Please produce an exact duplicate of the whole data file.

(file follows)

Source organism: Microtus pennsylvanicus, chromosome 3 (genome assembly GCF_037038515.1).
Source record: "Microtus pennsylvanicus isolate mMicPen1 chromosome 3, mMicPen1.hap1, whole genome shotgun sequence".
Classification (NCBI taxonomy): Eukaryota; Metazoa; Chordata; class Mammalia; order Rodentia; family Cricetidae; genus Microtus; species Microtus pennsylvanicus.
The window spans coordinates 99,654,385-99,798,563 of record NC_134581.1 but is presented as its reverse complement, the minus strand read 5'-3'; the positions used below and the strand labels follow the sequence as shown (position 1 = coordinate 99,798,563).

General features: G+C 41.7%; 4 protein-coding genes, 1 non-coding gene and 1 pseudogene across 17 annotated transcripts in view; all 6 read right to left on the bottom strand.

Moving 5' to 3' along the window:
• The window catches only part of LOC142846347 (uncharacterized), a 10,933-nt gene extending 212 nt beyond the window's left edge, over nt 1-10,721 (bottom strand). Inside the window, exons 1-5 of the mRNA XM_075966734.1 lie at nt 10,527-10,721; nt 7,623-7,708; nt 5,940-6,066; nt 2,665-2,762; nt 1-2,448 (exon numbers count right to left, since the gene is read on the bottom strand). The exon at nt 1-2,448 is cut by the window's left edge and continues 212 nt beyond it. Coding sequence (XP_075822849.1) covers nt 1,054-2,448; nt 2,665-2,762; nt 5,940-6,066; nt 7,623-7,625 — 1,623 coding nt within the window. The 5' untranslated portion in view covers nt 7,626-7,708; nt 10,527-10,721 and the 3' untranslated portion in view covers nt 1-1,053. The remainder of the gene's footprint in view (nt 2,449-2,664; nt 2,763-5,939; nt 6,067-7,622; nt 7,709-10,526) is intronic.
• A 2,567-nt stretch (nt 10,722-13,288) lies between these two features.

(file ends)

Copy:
Source organism: Microtus pennsylvanicus, chromosome 3 (genome assembly GCF_037038515.1).
Source record: "Microtus pennsylvanicus isolate mMicPen1 chromosome 3, mMicPen1.hap1, whole genome shotgun sequence".
Classification (NCBI taxonomy): Eukaryota; Metazoa; Chordata; class Mammalia; order Rodentia; family Cricetidae; genus Microtus; species Microtus pennsylvanicus.
The window spans coordinates 99,654,385-99,798,563 of record NC_134581.1 but is presented as its reverse complement, the minus strand read 5'-3'; the positions used below and the strand labels follow the sequence as shown (position 1 = coordinate 99,798,563).

General features: G+C 41.7%; 4 protein-coding genes, 1 non-coding gene and 1 pseudogene across 17 annotated transcripts in view; all 6 read right to left on the bottom strand.

Moving 5' to 3' along the window:
• The window catches only part of LOC142846347 (uncharacterized), a 10,933-nt gene extending 212 nt beyond the window's left edge, over nt 1-10,721 (bottom strand). Inside the window, exons 1-5 of the mRNA XM_075966734.1 lie at nt 10,527-10,721; nt 7,623-7,708; nt 5,940-6,066; nt 2,665-2,762; nt 1-2,448 (exon numbers count right to left, since the gene is read on the bottom strand). The exon at nt 1-2,448 is cut by the window's left edge and continues 212 nt beyond it. Coding sequence (XP_075822849.1) covers nt 1,054-2,448; nt 2,665-2,762; nt 5,940-6,066; nt 7,623-7,625 — 1,623 coding nt within the window. The 5' untranslated portion in view covers nt 7,626-7,708; nt 10,527-10,721 and the 3' untranslated portion in view covers nt 1-1,053. The remainder of the gene's footprint in view (nt 2,449-2,664; nt 2,763-5,939; nt 6,067-7,622; nt 7,709-10,526) is intronic.
• A 2,567-nt stretch (nt 10,722-13,288) lies between these two features.